I’ll be sticking to the Pumas for the time being.

For the start to week 5 of the training, on Monday I dripped my way through 45 minutes on the turbo trainer – 21km @ 28kph (13 miles @ 17.4mph), with tired legs. I took even more care than usual before my run on Tuesday and made sure I’d stretched and warned the Achilles’ (thank you for he advice Bronwen). I have discovered that sitting with legs out in front and toes splayed outwards gives a very comfortable way of gripping a hot kettle in the curve just above the heels.

I ran for 6.3 miles (10.15km) at almost exactly 4 hour marathon pace. The 20+mph wind made it less than ideal but that’s still faster than I’ve been running recently. Perhaps the pre-run rituals were better, perhaps the training is paying off, perhaps I’m not protecting the Achilles’ so much, perhaps I’m getting younger whatever it is it’s a bit more encouraging. 


Marathon training week 4/20: run, run, gym, turbo, run. The jury is out on the running – but I’m getting better at the rest days

To be kind, I think we could say the running has been ‘workmanlike’ but I’ve put effort into the rest days and have shown some improvement there.

Following Saturday’s cycle and a run on Sunday, for the start of week 4 training I ran on Monday for 5.18 miles (8.31km) and again on Tuesday for 6.6 miles (10.6 km). It was quite enjoyable, except for feeling rather heavy legged. Both runs, according to the programme, should have been 4 miles (but done faster that I managed).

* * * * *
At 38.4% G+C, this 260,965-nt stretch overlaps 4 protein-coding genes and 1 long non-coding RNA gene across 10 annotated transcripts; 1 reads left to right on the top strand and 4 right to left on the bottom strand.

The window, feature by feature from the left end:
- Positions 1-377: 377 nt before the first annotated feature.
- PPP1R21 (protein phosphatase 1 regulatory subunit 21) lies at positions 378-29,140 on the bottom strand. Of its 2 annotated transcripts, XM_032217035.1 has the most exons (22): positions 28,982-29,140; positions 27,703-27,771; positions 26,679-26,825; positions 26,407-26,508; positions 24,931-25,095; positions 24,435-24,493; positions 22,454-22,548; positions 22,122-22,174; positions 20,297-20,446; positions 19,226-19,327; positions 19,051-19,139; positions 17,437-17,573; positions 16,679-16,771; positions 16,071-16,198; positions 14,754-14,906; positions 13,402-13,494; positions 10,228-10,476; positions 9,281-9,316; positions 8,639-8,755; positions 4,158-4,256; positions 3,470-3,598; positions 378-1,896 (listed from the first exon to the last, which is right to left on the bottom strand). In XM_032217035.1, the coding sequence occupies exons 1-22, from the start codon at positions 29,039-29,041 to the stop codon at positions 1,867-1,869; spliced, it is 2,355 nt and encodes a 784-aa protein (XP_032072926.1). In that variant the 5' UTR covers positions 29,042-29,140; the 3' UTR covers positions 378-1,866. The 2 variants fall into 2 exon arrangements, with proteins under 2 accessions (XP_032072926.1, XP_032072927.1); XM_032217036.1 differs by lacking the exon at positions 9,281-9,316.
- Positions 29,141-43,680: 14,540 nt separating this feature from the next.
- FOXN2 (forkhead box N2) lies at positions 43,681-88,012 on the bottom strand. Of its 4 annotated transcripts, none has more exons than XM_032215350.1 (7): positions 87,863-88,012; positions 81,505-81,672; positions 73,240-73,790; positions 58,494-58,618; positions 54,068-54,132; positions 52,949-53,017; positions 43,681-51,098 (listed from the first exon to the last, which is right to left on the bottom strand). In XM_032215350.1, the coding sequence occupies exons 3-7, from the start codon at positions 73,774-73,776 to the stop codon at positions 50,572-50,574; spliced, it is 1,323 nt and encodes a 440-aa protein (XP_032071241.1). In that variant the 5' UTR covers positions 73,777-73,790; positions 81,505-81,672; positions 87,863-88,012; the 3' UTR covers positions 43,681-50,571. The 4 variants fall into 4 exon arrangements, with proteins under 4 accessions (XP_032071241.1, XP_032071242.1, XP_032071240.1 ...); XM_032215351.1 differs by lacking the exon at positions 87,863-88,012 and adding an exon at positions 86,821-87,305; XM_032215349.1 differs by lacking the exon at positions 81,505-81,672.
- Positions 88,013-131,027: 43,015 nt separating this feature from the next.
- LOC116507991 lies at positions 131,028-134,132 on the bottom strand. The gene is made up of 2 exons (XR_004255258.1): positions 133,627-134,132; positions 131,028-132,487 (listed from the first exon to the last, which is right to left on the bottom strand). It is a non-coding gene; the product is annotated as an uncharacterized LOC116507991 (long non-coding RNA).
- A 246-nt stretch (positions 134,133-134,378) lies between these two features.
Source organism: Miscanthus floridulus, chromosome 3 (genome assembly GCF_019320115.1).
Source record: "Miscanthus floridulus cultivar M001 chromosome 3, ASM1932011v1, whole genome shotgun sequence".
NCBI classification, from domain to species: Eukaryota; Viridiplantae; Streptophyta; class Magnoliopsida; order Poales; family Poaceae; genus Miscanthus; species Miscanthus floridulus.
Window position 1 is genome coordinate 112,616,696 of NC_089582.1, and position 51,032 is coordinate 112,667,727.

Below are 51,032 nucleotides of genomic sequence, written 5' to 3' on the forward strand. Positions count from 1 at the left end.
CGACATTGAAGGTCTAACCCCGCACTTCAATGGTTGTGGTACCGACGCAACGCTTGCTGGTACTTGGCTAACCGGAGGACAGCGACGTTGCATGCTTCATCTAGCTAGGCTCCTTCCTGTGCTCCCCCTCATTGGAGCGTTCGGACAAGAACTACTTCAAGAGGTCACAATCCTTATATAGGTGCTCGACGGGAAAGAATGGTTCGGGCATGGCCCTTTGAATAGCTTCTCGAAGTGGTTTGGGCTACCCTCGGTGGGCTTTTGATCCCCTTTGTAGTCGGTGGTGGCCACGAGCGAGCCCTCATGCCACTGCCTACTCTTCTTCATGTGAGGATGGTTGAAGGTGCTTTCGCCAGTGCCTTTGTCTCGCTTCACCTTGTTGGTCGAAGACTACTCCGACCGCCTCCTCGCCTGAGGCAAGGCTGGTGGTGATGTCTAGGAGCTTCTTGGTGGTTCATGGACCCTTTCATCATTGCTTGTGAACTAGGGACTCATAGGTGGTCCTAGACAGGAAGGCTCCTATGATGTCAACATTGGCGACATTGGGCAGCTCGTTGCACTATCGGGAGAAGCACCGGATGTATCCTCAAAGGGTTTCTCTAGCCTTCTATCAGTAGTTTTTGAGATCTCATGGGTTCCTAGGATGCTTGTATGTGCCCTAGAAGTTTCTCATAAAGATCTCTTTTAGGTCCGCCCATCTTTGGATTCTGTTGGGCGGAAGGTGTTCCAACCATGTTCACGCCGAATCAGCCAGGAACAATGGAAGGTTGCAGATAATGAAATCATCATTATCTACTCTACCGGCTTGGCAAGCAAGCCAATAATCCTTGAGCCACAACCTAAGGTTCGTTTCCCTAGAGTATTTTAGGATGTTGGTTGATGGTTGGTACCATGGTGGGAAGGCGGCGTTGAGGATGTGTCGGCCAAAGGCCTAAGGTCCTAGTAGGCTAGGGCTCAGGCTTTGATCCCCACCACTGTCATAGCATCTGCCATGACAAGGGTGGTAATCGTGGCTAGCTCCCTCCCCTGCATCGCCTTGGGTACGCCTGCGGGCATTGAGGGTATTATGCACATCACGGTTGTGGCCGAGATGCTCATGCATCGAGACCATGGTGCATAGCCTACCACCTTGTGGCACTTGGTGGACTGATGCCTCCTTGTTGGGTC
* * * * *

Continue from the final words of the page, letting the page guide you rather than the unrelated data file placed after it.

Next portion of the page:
It was probably unwise to run on Tuesday but I was keen to see if I could run on three consecutive days as the Achilles did seem to be improving – up to now I wasn’t sure that three days running a week would be possible. I guess Tuesday’s run proved that it is, but I don’t plan to run on three consecutive days again in the near future.

Although better, the Achilles are still not quite right. They are OK as long as I adopt a slightly flat-footed stride. Happily, they now hurt less after a run so I’m hoping that the worst is behind me (at least on that score). I’ll continue to avoid stuff which would put more strain on them, so speed work will have to wait for a while – what a shame.

I took Wednesday off training and felt all the better for that. Thursday I went to the gym and in the evening did 45 minutes of intervals on the turbo trainer (22.07km @29.4kph – 13.7 miles @ 18.25mph). I’ve not tried two sessions in a day before (and don’t plan to make it a regular thing as I really didn’t feel like doing it) but I could see some issues getting the exercise in over the weekend, with a trip to London on Friday and another to one of my brothers-in-law on Sunday. 

On Saturday I was going to run with our younger son. It was going to be the week’s long slow run – but it was raining heavily, barely above freezing and blowing hard with a wind chill making it feel well below freezing.

Strangely, we decided not to run, so that was my third rest day for the week. We got up early on Sunday (similar temperature, but dry and less windy) and did 10.38 miles (16.79km) at just a little outside 4 hour marathon pace. As always it was hard to force myself to get out but it was a really nice run, except for a bit of frost on the roads that needed some caution – and we ran a negative split.